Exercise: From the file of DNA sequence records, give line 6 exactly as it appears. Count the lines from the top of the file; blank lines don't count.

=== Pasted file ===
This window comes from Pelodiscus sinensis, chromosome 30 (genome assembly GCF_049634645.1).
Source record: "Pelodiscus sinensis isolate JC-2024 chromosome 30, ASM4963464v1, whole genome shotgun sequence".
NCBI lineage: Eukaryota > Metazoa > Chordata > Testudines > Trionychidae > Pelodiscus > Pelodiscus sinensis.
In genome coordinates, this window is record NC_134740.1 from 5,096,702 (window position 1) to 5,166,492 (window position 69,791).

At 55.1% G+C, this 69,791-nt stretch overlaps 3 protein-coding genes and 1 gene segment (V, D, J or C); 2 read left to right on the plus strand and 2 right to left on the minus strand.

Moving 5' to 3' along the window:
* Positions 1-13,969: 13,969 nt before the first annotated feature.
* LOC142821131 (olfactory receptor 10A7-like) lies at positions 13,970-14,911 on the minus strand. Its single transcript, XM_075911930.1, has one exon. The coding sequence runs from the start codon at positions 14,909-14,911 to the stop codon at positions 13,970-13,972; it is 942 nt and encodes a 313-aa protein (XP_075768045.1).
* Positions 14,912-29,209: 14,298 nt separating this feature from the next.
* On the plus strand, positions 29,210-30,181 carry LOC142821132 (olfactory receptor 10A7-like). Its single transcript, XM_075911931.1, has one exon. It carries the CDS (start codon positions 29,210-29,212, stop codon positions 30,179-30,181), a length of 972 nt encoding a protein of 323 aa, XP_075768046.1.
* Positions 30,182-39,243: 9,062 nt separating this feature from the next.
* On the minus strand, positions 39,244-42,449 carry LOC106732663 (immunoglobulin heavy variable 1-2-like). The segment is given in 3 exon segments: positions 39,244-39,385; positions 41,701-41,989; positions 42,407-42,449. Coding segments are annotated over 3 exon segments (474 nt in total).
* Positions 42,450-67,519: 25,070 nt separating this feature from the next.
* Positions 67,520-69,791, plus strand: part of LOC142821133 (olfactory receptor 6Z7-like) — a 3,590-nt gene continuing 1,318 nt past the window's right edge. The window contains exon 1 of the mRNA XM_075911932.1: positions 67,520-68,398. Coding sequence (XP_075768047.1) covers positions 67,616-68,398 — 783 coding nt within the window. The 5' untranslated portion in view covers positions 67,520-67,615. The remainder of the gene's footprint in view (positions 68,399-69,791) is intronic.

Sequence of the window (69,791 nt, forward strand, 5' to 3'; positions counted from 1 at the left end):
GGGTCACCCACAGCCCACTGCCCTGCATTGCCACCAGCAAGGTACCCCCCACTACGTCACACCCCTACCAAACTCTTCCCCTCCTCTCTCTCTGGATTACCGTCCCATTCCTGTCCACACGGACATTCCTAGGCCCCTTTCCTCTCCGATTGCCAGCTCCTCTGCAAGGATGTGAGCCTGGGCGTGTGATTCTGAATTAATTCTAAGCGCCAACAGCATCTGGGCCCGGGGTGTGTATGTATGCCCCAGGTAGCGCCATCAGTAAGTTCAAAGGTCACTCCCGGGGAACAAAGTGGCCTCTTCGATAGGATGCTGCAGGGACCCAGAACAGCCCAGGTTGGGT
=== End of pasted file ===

Moving 5' to 3' along the window: